In the 30+ years since the horrific end of Vietnam, Cheney has consistenly beaten partisan opposition and thrived. He successfully ran for Congress and immediately hit the express lane. His meteoric rise through Republican ranks in the US House of Representatives made it appear Cheney was a virtual lock to become the next Republican Speaker of the US House. With the GOP losing ground in the wake of the Iran Contra scandal, Cheney left the House and accepted President-elect George Herbert Walker Bush’s offer to become Secretary of Defense. As Secretary of Defense, Cheney oversaw Operation Just Cause in Panama where an American, Kurt Muse, was rescued from the Modelo Prison where he was being held by the reviled Noriega regime. Cheney was seen as a pragmatic, capable, and principled leader. He worked well with his former colleagues on Capitol Hill.

Midway through the four years of Bush 41, a new threat came: Saddam Hussein sent troops across the border into Kuwait – murder, rape, destruction, and terror reigned in the streets. The world coalesced around the US position. Get Hussein out of Kuwait. The United Nations was on board. (Something we could scarcely imagine today.) Cheney turned to his Chairman of the Joint Chiefs to begin preparation for war and develop a plan for more enforcable containment. The President was provided with options and Operation Desert Storm was quick, effective, sanitized and a lethal blow to Saddam Hussein’s efforts in Kuwait. The no fly zone went into effect, and everyone slept well at night until 2003. (During the Clinton Administration there was a dustup, but the old containment policy was brought out, then Secretary of State Albright made a visit with UN Secretary general Kofi Annan and magically, no more dust.)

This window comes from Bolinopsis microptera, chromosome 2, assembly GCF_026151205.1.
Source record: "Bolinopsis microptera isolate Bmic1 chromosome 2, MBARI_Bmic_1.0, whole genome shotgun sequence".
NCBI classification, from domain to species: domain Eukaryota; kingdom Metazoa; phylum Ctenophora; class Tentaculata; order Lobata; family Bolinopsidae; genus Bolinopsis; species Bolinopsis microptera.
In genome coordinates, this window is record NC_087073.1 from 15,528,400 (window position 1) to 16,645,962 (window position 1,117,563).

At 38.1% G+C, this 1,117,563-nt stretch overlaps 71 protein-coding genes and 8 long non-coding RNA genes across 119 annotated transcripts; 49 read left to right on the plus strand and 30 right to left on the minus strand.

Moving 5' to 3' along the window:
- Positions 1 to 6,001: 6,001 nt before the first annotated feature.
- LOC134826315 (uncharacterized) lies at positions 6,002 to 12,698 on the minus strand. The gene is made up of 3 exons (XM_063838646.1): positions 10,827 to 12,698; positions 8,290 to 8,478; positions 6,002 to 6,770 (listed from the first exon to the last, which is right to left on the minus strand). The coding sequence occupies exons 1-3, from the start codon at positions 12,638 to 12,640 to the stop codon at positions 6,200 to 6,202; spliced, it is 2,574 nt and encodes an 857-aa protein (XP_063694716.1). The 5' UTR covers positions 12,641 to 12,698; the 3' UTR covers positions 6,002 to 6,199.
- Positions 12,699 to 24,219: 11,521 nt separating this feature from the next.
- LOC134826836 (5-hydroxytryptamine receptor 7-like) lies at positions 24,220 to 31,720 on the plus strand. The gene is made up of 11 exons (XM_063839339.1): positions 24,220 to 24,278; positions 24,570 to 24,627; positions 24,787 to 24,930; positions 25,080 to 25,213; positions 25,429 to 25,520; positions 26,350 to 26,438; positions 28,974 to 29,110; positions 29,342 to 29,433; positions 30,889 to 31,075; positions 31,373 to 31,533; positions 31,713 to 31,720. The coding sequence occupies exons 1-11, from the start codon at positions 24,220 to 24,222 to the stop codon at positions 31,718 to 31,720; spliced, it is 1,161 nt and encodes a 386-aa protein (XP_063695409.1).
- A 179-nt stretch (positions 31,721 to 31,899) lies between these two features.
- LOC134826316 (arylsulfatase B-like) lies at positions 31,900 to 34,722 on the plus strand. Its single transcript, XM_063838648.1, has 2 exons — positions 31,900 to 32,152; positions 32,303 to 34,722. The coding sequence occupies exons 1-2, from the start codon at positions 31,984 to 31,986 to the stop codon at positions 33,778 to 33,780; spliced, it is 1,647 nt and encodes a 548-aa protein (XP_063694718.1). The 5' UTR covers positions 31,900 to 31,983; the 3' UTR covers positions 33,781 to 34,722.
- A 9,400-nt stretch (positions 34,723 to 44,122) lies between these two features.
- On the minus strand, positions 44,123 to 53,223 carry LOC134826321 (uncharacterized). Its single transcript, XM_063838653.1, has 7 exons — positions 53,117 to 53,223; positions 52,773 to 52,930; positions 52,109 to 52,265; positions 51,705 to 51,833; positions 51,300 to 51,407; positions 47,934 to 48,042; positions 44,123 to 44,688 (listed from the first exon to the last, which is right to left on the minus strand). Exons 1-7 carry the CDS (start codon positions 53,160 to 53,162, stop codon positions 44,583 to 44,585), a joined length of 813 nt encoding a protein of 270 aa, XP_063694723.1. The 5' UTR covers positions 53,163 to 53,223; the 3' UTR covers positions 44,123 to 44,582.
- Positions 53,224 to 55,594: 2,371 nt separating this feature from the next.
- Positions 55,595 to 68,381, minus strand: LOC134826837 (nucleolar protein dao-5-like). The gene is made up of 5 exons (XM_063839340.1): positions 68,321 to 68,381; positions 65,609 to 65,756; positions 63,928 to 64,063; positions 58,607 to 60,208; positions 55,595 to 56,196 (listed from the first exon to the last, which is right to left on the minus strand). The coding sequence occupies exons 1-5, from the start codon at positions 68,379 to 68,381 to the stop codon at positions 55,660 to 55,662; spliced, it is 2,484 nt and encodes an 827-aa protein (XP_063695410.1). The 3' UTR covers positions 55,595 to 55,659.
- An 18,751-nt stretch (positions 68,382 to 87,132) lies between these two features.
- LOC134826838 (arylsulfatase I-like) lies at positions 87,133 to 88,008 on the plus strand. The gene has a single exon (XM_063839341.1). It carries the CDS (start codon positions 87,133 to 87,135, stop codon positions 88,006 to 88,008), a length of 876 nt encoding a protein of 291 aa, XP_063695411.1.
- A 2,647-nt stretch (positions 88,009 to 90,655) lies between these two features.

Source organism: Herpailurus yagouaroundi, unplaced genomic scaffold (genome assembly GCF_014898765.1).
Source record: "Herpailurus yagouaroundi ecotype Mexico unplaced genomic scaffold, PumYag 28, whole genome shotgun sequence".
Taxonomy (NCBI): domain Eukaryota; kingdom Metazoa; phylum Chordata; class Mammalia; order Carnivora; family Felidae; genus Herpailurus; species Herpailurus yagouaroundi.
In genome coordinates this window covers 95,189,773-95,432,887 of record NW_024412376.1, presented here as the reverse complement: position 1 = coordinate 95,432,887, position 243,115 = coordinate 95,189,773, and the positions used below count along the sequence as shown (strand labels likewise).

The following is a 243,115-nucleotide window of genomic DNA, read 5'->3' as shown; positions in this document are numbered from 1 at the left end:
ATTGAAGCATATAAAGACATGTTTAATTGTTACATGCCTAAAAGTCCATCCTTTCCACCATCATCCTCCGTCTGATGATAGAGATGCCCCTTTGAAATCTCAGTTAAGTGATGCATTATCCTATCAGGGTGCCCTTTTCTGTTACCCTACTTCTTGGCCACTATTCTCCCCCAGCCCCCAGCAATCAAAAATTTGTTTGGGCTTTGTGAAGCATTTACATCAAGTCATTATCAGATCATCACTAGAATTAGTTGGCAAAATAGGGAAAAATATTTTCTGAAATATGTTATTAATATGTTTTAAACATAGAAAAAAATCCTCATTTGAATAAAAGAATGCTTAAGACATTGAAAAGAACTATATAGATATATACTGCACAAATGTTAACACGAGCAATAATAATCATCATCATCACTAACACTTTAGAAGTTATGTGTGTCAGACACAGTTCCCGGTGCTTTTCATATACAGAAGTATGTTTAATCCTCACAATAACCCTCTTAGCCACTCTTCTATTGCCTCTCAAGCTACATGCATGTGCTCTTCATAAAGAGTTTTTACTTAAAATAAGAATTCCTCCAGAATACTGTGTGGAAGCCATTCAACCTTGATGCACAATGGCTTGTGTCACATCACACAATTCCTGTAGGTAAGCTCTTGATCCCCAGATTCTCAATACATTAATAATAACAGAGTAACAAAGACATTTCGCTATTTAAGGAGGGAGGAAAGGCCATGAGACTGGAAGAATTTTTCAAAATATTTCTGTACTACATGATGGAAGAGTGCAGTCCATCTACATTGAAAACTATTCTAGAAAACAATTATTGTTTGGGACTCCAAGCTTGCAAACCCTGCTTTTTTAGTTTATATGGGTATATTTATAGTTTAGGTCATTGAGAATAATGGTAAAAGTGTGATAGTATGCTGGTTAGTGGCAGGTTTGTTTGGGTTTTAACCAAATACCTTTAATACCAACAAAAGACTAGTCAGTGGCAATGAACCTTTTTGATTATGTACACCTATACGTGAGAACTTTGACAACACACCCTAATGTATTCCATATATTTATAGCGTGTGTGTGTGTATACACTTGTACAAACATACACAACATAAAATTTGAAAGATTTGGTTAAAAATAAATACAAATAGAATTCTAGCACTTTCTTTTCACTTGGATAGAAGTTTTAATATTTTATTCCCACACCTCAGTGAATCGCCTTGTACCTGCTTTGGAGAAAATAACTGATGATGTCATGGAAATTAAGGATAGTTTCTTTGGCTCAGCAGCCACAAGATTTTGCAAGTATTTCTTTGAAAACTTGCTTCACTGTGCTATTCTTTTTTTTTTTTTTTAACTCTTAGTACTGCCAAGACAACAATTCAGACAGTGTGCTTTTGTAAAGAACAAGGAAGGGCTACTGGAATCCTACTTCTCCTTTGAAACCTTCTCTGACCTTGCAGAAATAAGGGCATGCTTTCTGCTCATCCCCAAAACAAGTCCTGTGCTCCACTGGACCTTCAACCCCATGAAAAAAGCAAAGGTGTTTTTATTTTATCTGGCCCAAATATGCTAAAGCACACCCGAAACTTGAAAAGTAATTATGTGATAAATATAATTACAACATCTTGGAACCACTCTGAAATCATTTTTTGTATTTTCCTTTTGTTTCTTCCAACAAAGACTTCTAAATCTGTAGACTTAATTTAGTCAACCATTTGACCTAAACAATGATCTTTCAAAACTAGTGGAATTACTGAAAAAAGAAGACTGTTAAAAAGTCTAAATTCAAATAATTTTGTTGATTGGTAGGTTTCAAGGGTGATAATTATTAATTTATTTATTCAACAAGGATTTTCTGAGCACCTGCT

Another key player, whose integrity has since been questioned repeatedly by Republicans and Democrats alike, was Colin Powell. A lifetime of service was reduced to ashes because of one speech to the United Nations before the invasion.

Former Secretary of State Colin Powell was a career soldier. A product of the Army motto, Be All You Can Be. His moderate stance on military issues once upon a time was heralded by the anti-war movement. His beliefs are a product of his time-in-service. For 35 years, Colin Powell wore the US Army uniform. He served as National Security Adviser to President Ronald Reagan. He was a senior adviser to then-Secretary of Defense Caspar Weinberger during the bombing raid in Libya and invasion of Grenada. General Colin Powell undertands the truth of military life. He understands the sacrifices made by their families in a real way. He has seen death. War and peace are the burden he carried as Chairman of the Joint Chiefs.

With General Colin Powell as Chairman of the Joint Chiefs, Cheney and the Department of Defense launched one of the most successful military operations in history. There was a narrow purpose, an overwhelming force, an exit strategy, and men with gravitas at the wheel. Surrounded by men like General Norman Schwarzkopf and Brent Scowcroft, the 41st President of the United States emerged from the Persian Gulf War with a 91% approval rating. Just over a year later, he lost his bid for reelection to a little-known Governor of Arkansas, Bill Clinton.

Where George H. W. Bush lost his fire to serve, I do not claim to know. But it was not due to Cheney’s incompetence as a war planner. It was not because General Colin Powell lacked combat experience, since he was decorated several times for his service in Vietnam long before he became a legendary figure in American history.

Cheney, Rumsfeld and Powell each brought an entourage of experienced political and military advisers that knew their way around the political intrigues of Capitol Hill. And the press corps. President George Walker Bush had a team that knew about war.

Conventional wisdom dictates that we accept the following items as irrefutable truths. First, Dick Cheney, Don Rumsfeld, and Colin Powell were all willing to set aside their reputations, credibility and work ethic to serve some burning desire of Bush’s to go to war. Second, all three men were completely incompetent. Third, Cheney and Rumsfeld wanted oil from Iraq. Fourth, no one else had any responsibility for national security manners. And finally, no one had more influence over President George Walker Bush than Dick Cheney.